1. We're Governed by Callous Children - Americans are beginning to doubt their problems can be solved (hardcopy subhead) - Americans feel increasingly disheartened, and our leaders don't even notice (webcopy subhead) - Declarations, by Peggy Noonan, WSJ, A19.
      [Americans' problems CAN be solved, but only by sharing the vanishing work, which our 'leaders' are ignoring or spinning as a failure (never mind the first 170 years of American history when we cut the workweek in half).]
      The new economic statistics put growth at a healthy 3.5% for the third quarter. We should be dancing in the streets. No one is, because no one has any faith in these numbers. Waves of money are sloshing through the system, creating a false rising tide that lifts all boats for the moment. The tide will recede. The boats aren't rising, they're bobbing, and will settle. No one believes the bad time is over. No one thinks we're entering a new age of abundance. No one thinks it will ever be the same as before 2008. Economists, statisticians, forecasters and market specialists will argue about what the new numbers mean, but no one believes them, either. Among the things swept away in 2008 was public confidence in the experts. The experts missed the crash. They'll miss the meaning of this moment, too.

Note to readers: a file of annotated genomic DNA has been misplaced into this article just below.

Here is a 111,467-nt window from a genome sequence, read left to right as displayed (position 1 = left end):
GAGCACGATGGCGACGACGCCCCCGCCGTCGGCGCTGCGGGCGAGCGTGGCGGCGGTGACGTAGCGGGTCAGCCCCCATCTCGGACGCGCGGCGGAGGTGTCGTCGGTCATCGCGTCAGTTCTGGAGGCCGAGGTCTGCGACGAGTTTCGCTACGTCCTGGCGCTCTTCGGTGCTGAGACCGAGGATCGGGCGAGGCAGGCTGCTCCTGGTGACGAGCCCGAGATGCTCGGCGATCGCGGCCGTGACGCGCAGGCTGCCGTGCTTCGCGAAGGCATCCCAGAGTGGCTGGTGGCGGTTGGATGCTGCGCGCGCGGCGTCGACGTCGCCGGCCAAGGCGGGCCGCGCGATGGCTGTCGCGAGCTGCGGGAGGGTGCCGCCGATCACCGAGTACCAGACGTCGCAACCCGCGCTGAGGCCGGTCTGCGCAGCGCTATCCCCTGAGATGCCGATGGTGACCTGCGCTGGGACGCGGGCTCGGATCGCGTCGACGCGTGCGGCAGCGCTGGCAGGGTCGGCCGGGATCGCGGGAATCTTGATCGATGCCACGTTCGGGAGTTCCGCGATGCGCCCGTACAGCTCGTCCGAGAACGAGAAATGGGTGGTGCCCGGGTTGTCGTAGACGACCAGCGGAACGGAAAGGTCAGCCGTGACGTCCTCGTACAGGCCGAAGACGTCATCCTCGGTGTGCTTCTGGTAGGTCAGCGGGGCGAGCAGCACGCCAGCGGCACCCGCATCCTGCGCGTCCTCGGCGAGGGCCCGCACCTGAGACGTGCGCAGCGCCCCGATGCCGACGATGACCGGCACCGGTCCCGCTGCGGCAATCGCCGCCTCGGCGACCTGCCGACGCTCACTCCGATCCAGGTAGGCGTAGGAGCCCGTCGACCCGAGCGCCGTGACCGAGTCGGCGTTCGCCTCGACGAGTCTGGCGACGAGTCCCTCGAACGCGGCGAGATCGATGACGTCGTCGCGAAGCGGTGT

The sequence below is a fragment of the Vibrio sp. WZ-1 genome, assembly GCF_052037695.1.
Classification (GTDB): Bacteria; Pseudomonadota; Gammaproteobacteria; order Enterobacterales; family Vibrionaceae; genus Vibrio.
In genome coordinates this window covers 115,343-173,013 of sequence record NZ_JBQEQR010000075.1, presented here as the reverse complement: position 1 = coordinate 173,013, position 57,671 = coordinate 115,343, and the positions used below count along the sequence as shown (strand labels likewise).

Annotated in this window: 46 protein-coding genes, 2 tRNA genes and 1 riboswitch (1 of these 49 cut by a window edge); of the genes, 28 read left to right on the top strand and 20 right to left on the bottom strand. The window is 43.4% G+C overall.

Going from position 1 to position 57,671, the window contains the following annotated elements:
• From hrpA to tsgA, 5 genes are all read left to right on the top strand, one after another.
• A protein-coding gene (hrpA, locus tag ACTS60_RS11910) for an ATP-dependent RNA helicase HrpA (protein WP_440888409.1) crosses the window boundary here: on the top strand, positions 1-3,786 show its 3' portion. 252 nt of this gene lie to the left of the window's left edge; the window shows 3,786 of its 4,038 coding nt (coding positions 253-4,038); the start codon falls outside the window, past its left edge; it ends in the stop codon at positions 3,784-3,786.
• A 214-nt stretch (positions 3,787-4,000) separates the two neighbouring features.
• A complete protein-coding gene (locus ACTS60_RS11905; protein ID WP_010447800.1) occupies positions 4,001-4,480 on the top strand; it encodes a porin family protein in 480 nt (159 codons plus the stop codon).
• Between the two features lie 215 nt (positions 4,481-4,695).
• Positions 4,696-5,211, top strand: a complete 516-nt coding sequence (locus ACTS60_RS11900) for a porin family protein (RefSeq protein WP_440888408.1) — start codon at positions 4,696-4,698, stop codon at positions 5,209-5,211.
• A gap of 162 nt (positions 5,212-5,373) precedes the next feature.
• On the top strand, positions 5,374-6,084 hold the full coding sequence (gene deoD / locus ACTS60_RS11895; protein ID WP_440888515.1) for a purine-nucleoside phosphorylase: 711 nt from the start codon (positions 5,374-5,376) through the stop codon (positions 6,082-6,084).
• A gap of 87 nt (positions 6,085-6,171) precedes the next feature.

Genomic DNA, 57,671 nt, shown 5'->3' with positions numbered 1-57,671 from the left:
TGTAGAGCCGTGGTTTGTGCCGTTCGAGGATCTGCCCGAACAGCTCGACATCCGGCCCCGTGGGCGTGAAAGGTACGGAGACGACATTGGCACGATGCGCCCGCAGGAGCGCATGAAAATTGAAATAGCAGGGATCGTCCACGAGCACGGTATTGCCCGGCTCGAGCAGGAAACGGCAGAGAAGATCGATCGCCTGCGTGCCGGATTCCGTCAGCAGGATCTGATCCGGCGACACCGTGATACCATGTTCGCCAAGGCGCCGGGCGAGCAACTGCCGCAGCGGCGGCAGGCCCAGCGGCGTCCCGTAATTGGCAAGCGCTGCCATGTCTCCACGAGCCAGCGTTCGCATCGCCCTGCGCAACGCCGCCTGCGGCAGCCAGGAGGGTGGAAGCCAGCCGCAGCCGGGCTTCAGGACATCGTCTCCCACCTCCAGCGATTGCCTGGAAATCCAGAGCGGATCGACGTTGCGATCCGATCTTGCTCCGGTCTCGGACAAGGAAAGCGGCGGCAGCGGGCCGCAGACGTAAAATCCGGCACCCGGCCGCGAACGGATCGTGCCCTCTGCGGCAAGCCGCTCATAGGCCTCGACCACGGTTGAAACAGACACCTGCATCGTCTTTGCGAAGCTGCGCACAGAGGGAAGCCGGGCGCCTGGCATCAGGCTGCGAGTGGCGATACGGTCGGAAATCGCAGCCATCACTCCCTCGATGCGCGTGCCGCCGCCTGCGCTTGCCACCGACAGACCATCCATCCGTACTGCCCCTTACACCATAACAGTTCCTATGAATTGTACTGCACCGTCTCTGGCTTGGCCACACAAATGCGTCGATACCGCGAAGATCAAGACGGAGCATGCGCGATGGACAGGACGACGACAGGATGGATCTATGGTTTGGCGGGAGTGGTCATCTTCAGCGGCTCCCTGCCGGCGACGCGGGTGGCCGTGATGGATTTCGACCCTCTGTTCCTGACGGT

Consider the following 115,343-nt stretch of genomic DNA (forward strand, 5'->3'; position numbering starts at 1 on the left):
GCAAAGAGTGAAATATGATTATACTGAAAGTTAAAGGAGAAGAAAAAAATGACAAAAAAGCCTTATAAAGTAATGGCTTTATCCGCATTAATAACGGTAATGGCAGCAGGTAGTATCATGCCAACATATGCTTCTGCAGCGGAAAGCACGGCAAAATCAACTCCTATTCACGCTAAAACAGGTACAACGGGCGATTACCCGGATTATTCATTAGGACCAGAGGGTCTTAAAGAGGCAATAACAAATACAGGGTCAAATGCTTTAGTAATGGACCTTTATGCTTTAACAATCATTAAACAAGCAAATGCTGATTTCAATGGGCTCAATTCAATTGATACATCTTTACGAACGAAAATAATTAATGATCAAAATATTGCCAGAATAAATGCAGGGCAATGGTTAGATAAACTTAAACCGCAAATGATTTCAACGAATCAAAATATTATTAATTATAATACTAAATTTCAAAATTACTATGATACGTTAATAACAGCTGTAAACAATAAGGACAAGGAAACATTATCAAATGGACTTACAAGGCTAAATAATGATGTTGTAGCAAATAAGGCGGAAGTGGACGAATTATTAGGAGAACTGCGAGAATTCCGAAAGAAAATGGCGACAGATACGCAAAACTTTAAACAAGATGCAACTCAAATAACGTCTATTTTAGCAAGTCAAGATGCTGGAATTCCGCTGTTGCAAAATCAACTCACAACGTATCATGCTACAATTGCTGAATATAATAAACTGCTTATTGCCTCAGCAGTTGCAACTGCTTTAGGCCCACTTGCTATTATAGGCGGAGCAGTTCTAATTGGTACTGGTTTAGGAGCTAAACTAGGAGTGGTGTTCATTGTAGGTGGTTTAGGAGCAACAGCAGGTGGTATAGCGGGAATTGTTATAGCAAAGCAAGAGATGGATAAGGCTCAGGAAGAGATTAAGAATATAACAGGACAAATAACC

The biggest threat to America right now is not government spending, huge deficits, foreign ownership of our debt, world terrorism, two wars, potential epidemics or nuts with nukes. The biggest long-term threat is that people are becoming and have become disheartened, that this condition is reaching critical mass, and that it afflicts most broadly and deeply those members of the American leadership class who are not in Washington, most especially those in business.
      It is a story in two parts. The first: "They do not think they can make it better."
      I talked this week with a guy from Big Pharma, which we used to call "the drug companies" until we decided that didn't sound menacing enough. He is middle-aged, works in a significant position, and our conversation turned to the last great recession, in the late mid- to late 1970s and early '80s. We talked about how, in terms of numbers, that recession was in some ways worse than the one we're experiencing now. Interest rates were over 20%, and inflation and unemployment hit double digits. America was in what might be called a functional depression, yet there was still a prevalent feeling of hope. Here's why. Everyone thought they could figure a way through. We knew we could find a path through the mess. In 1982 there were people saying, "If only we get rid of this guy Reagan, we can make it better!" Others said, "If we follow Reagan, he'll squeeze out inflation and lower taxes and we'll be America again, we'll be acting like Americans again." Everyone had a path through.